Last week saw the release of a survey showing that more New Zealanders have high regard for dairy farmers than are critical them. And this week DairyNZ has shared a letter expressing one family's view of those who milk cows for a living.
Auckland Mark Ellery wrote:
'I am just a normal, hard-working small business owner in Auckland, and I have some real concerns about the rural sector in this country.
"I am an architectural designer, an Aucklander, and generally a pen (or mouse) pusher. From me, as your average Kiwi, to every one of (DairyNZ's) farmers, I love them. They are the backbone, the guts and the legs that have kept this country going, and will for the next millennium.
"My apologies at how every farmer is being treated in this country. It is totally disrespectful to a core of our country, and I just feel so sick at the stress that is being placed on every man, woman and child in the rural sector.
"We are not all like that. In fact I think most good Kiwis love our rural brothers and sisters, and it hurts me to think they are hurting from the stress that is being placed on them.
"I had one man's stress on me. I can't imagine having the feeling the government and the country is against you. It is not. We love you all. Please keep going. Please keep being the people you are, the real Kiwis, and I promise the next time I am coming past a farm and see one of you out there I will stop and shake your hand and thank you for being you.'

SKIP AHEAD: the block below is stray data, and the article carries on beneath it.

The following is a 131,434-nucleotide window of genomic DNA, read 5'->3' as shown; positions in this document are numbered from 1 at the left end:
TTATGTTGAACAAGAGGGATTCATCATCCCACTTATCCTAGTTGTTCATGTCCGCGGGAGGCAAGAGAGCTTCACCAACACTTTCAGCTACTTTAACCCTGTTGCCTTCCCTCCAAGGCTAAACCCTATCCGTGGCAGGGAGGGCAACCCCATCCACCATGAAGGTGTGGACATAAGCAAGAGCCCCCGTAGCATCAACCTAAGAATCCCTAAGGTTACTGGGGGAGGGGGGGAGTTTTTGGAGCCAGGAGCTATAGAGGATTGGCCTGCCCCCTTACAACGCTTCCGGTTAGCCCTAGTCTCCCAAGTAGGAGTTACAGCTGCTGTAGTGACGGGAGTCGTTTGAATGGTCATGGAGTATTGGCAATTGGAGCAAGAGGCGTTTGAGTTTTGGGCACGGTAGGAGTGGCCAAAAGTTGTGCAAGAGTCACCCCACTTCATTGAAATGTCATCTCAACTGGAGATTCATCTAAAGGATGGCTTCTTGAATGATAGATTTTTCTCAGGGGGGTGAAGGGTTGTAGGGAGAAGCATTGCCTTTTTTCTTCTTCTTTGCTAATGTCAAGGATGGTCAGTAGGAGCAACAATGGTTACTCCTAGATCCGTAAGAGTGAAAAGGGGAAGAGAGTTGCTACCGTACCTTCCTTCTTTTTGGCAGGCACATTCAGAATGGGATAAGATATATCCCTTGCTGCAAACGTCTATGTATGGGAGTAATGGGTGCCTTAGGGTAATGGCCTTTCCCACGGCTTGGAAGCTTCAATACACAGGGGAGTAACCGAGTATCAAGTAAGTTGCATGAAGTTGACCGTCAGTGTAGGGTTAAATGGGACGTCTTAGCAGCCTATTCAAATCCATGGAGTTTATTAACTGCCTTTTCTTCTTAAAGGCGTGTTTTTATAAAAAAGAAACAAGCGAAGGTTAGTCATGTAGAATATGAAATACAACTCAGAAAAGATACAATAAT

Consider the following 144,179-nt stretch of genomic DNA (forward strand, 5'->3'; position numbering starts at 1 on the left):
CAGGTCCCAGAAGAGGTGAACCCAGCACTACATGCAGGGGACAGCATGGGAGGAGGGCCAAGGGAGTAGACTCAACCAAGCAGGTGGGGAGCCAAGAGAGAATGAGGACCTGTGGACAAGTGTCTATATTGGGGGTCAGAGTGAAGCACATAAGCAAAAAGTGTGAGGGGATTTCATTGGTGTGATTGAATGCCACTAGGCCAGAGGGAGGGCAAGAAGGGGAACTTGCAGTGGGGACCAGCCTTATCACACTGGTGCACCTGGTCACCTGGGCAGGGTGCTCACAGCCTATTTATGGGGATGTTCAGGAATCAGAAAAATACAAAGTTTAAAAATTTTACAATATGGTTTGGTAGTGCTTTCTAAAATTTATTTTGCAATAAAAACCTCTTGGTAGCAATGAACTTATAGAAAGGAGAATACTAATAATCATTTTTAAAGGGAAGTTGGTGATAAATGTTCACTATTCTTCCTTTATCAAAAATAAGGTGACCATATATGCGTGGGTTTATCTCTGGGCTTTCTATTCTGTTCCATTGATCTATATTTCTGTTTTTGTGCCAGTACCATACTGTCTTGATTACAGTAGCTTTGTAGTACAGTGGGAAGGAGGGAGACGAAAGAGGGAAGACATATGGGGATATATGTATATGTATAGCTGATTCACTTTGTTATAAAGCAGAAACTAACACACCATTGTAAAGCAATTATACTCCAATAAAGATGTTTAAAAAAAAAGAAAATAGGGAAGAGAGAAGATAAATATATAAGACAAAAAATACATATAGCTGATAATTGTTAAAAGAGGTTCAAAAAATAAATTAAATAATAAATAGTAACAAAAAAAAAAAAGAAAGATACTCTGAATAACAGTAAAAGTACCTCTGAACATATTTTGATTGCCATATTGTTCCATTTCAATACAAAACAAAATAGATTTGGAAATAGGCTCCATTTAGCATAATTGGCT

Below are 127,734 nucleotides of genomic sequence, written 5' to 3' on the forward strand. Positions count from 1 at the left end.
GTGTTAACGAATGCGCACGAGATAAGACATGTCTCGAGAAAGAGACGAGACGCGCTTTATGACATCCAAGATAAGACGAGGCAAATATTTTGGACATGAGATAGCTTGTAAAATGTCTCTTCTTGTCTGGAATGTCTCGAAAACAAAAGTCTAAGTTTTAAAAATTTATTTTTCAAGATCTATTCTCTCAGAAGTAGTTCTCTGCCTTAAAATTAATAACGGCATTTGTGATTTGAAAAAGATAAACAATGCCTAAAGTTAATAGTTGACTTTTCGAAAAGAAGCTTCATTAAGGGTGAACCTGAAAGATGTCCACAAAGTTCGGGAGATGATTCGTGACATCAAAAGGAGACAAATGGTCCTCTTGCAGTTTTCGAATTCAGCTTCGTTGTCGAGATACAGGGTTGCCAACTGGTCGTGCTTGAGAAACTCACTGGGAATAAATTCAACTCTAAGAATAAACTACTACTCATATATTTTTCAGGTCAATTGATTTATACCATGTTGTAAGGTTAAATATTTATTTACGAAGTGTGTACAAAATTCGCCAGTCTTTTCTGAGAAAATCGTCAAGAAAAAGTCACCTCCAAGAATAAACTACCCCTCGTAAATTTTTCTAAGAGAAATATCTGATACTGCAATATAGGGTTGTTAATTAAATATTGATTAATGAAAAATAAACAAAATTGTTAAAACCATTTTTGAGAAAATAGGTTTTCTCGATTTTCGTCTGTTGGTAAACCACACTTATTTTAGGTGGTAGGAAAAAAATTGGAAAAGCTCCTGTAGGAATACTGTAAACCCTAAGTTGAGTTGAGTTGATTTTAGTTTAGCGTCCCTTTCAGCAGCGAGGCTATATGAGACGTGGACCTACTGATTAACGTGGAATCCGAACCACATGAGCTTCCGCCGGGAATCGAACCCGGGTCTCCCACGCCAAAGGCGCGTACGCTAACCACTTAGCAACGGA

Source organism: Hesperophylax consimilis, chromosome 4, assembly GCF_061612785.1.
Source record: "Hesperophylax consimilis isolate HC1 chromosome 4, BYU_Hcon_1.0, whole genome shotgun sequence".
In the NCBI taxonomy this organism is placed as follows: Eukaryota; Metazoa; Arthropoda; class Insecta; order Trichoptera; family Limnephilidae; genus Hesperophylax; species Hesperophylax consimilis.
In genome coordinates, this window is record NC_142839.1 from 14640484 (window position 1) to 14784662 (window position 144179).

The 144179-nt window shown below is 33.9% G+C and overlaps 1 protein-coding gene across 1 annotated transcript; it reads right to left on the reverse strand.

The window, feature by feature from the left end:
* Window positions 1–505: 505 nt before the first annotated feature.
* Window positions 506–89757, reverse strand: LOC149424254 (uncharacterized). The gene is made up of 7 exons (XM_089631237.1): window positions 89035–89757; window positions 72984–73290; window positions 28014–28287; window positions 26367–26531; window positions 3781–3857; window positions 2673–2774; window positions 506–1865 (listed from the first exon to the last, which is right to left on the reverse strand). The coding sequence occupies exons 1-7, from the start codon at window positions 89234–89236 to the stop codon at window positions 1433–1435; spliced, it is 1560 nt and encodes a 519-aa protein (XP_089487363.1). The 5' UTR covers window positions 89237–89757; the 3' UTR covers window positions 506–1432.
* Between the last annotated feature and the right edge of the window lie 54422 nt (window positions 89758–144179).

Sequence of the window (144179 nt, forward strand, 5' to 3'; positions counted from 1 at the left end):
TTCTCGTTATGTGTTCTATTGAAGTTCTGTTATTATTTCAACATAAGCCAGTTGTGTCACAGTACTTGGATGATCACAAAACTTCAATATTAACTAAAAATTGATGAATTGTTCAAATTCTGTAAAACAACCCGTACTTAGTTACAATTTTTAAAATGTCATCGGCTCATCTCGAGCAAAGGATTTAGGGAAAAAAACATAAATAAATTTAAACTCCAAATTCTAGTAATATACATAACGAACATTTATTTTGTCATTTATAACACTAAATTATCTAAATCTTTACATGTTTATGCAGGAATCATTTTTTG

Mark and the entire Ellery Family
DairyNZ's strategy and investment leader, Dr Jenny Jago, said it was important to acknowledge that while dairy farming could be a challenging and ever-changing job, it was also hugely rewarding too.
"Despite the everyday pressures of farming, dairy farmers are doing okay, and supporting each other through what are tough times for many," she said.
"Our farmers are busy ensuring the environment is protected and caring for their people and animals. Many of them are reporting that they feel stress, anxiety, fatigue, and even depression from time to time," she added however.
"Statistics for the past year show that almost one in five farmers has contacted someone for help with personal issues. That is a high number, but what's important is that they recognised their need for support and took action to get it."